Sarah Jenkins checking on artificial floaters for nesting Hawaiian Coots.

Sarah Jenkins checking on artificial floaters for nesting Hawaiian Coots.

The University of Hawaiʻi at Mānoa College of Engineering and its Hawaiʻi Center for Advanced Communications (HCAC) are supporting a Molokaʻi High School student in her efforts to protect Hawaiian wildlife.

Sarah Jenkins, a junior at Molokaʻi High, has already received recognition for her strong commitment to protecting Hawaiian endangered birds. She placed second overall at the 54th annual Maui Science and Engineering Fair and later won first place for best senior research project in the animal science category from the Hawaiʻi Academy of Science. Her successful work is focused on improving the reproduction environment of the Hawaiian Coot and involves creating artificial floating nesting structures in Pipiʻo Pond in the Mapulehu area. Jenkins did not slow after these successes, and continued to work hard to improve the environment for endangered birds on her island and throughout Hawaiʻi.

Jenkins began exploring the use of thermal imaging for noninvasive monitoring of the Hawaiian Coot population and perhaps for counting eggs, to better track their population and to correlate growth rates with environmental conditions such as the impacts of encroaching mangrove forests on ponds, nesting areas and food sources. She had reached a point, though, where she was limited by available resources, so she reached out for assistance. Jenkins contacted several universities and other agencies looking for support for her project. Peter Crouch, dean of the College of Engineering at UH Mānoa, in turn informed Professor Magdy Iskander, director of HCAC, to discuss the high school student’s request and importance of supporting her project.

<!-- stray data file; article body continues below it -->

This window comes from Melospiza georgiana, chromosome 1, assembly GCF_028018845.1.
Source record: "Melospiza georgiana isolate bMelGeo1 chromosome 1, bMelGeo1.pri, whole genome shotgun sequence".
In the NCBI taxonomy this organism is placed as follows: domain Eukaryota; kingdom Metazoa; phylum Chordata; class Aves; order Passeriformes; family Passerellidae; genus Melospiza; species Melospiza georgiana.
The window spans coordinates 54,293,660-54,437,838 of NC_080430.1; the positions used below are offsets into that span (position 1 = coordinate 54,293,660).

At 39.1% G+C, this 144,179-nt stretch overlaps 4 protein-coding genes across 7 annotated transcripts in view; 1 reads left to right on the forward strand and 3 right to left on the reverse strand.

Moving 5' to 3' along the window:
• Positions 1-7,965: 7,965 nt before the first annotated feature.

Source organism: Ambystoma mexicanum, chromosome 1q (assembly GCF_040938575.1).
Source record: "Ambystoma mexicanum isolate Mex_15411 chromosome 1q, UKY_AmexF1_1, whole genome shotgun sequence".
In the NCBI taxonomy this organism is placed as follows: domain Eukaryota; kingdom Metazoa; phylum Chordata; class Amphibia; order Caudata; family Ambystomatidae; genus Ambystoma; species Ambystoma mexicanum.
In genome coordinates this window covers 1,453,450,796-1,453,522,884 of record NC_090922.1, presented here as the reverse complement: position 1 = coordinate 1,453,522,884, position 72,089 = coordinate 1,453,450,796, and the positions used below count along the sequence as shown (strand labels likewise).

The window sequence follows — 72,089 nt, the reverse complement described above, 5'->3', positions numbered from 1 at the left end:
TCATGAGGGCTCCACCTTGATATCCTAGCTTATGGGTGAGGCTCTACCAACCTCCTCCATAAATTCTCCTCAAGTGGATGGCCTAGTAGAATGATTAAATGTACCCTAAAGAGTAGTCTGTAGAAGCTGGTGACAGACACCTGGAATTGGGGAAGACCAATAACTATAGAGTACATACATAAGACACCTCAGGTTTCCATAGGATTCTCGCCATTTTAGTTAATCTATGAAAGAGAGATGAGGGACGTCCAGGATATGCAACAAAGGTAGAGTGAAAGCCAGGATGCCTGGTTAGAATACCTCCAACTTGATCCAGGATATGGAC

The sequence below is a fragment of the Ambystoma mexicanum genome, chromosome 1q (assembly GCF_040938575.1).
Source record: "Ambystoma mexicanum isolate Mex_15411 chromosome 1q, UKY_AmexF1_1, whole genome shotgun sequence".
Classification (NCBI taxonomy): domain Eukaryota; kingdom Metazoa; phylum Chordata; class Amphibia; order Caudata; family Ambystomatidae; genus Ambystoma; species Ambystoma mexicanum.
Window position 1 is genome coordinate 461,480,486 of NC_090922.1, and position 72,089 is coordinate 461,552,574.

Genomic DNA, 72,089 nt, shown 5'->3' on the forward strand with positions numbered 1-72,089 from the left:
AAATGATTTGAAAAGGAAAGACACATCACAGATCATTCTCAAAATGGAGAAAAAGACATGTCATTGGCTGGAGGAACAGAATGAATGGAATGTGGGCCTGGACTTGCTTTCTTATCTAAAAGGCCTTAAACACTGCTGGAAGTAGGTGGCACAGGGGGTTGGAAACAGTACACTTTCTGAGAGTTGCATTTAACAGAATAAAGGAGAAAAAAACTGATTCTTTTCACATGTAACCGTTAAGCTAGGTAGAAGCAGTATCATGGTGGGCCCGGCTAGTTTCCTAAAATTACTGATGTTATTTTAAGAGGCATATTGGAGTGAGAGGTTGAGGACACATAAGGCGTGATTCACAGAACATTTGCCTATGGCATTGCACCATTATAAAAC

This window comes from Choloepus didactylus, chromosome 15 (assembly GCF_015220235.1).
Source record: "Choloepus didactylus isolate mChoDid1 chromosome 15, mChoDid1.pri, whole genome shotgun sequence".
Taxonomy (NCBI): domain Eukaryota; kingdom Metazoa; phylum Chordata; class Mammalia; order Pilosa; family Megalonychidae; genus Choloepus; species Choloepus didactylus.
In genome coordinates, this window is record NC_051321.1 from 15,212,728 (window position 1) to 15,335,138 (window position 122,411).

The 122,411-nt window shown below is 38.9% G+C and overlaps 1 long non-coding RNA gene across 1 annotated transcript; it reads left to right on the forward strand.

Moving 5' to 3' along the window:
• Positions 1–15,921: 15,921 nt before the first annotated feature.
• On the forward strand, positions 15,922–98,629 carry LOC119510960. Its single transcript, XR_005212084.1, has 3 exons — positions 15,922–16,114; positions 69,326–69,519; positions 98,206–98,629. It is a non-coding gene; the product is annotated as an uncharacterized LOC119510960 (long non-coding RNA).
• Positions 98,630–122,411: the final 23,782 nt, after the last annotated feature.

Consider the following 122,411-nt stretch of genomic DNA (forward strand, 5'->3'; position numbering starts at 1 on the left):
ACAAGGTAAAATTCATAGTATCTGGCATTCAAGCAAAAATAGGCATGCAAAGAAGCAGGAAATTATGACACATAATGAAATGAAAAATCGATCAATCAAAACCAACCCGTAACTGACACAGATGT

During her visit to the UH Mānoa campus, Jenkins saw demonstration of HCAC’s thermal imaging system, where she observed the ranges and effects of thermal camera parameters. Professor Iskander and his team of faculty and graduate students helped her to determine specific requirements for thermal imaging of wildlife in the field.

Crouch and Iskander were impressed with the high school student’s passion, knowledge and professional approach to her project, and committed to purchasing a thermal imaging system, suitable for wildlife observations in the field, to support her project. HCAC also donated two sets of water quality measurement equipment to assist with the monitoring and data collection of the environmental conditions in and around the nesting areas. This equipment included wireless sensors for monitoring water pH, temperature, dissolved oxygen and salinity, along with an additional sensor for measuring water flow rates and an iPod Touch for wireless data collection.

Jenkins is already using some of the equipment in support of her project and also to help mentor a Molokaʻi Middle School student with her science fair project.

A UH Mānoa news release

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